PS Tip 78: Ask a friend to read it to you, and listen for where they stumble

Don’t worry; we’re on the home straight now. (Cliché alert)

This step will not always be possible, but it really does pay off if you can manage it. All you need to do is convince a friend to read your statement out loud for you, whilst you follow along on your own copy and mark any sentences that they stumbled over. Ideally, ask them to read it two or three times – they’re not familiar with the statement like you are, so there’s a good chance that they’ll make some reading comprehension errors that aren’t your fault.

If errors are consistently made in the same places, it will benefit you to address those sentences before you submit your personal statement.

It does pay off to pick a friend who you know has good reading comprehension abilities – there’s no value in asking for help from a friend who struggles with reading, so if this step can be skipped if there are no appropriate friends available.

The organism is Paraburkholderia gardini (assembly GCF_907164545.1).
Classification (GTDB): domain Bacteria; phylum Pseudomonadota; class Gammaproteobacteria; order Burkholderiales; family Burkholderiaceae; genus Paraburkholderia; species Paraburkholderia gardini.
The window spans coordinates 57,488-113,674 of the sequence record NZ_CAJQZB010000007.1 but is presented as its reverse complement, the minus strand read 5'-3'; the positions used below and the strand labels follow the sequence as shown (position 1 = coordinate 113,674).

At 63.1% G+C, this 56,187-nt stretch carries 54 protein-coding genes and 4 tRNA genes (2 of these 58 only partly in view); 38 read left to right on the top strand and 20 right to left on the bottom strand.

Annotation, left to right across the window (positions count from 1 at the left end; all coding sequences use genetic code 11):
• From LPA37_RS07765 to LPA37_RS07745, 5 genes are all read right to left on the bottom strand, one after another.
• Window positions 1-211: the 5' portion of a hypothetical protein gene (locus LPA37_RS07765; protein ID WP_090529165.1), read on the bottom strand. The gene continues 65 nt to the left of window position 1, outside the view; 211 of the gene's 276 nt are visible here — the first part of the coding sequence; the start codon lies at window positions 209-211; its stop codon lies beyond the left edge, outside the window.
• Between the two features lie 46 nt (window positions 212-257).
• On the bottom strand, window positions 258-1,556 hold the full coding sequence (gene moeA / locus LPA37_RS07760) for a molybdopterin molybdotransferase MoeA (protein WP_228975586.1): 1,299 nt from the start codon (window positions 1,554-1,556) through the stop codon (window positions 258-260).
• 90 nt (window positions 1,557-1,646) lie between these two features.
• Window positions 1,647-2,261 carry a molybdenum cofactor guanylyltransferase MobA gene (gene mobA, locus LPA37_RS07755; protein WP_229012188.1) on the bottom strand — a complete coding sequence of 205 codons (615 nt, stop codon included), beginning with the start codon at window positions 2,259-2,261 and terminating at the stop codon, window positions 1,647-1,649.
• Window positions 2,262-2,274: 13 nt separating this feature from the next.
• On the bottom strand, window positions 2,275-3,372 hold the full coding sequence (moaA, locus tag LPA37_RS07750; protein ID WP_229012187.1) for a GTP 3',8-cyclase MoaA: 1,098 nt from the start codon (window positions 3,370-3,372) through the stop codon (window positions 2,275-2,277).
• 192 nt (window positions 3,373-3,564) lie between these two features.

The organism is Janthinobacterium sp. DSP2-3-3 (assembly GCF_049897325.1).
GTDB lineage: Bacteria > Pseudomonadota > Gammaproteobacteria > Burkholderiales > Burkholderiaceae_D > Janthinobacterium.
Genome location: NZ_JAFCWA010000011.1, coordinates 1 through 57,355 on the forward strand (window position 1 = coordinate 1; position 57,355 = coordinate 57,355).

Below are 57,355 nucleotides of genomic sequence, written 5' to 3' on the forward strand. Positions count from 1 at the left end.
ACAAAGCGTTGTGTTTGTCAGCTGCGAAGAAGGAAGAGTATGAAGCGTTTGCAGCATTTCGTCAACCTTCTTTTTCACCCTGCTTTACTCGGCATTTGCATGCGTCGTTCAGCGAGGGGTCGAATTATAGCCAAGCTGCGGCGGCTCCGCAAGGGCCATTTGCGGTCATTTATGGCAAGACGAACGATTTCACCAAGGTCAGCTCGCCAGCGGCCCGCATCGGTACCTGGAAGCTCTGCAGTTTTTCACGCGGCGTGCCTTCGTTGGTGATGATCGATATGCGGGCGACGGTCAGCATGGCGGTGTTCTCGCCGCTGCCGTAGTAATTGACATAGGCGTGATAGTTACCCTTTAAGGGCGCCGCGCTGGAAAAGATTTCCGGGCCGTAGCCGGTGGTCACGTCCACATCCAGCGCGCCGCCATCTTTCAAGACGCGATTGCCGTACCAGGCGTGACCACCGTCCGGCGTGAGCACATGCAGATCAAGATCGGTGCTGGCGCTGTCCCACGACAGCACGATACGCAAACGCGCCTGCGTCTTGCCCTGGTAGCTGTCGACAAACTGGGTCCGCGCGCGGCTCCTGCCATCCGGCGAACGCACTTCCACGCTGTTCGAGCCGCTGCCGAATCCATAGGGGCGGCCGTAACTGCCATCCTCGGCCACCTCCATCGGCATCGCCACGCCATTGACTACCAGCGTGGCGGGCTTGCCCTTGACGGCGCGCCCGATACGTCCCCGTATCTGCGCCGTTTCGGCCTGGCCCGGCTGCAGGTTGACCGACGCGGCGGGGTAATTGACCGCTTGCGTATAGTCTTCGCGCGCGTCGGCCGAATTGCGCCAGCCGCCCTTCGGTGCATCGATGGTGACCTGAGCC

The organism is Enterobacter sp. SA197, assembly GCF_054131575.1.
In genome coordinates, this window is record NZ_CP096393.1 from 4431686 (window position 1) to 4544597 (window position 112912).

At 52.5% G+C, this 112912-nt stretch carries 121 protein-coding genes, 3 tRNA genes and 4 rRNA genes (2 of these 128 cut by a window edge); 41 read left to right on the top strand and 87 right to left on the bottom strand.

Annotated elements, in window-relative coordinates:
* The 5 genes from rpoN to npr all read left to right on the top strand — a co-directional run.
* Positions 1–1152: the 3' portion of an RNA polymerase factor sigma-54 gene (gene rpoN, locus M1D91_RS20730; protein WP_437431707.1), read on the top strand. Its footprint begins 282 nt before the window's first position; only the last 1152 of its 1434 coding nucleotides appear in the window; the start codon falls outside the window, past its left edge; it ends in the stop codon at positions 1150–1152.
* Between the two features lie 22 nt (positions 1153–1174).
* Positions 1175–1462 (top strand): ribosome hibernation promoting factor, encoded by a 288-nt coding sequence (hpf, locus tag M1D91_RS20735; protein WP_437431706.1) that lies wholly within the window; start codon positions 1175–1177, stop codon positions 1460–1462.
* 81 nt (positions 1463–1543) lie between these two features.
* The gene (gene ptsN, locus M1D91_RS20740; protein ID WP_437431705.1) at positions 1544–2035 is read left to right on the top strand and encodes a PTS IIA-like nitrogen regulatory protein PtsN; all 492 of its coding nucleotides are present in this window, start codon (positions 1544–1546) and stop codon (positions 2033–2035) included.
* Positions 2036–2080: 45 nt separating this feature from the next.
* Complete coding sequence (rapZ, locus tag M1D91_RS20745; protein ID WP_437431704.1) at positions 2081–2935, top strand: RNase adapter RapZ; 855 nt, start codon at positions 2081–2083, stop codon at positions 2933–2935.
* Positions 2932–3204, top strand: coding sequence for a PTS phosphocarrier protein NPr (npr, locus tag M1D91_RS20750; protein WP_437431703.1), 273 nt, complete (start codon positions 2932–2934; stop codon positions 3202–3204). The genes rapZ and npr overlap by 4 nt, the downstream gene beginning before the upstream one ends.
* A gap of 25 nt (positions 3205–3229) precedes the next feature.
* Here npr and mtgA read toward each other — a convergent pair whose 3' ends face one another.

Finally, I want to address a (not so) small concern that many people will have with this step; letting other people read something you’ve written.

Don’t panic, you’re not alone, many people find this extremely daunting. Being criticised isn’t fun.

If this is a major concern for you, you can always ask your friend not to provide feedback on your statement. For a start, they haven’t gone through the same planning process as you, they probably aren’t familiar with the job or course you’re applying to, and there’s a very high chance they don’t know a huge amount about writing personal statements in the first place.

Having said all that, I would encourage you to at least hear their thoughts – you can always choose to ignore them, but it never hurts to have an extra opinion. Just don’t feel that you have to agree with them.

On this note, please be aware that not all advice is good advice – plenty of well-meaning friends will make bad suggestions simply because they don’t know what goes into a winning personal statement. In fact, even recruiters and teachers often provide poor quality advice to job hunters and students; whenever you’re given advice, just be aware that the person providing it probably isn’t a personal statement expert, and probably hasn’t done any research on the subject.

So when you receive advice, simply weigh it up in your head and decide whether you think it’s worth considering.

<< Tip 77 Personal statement format >>

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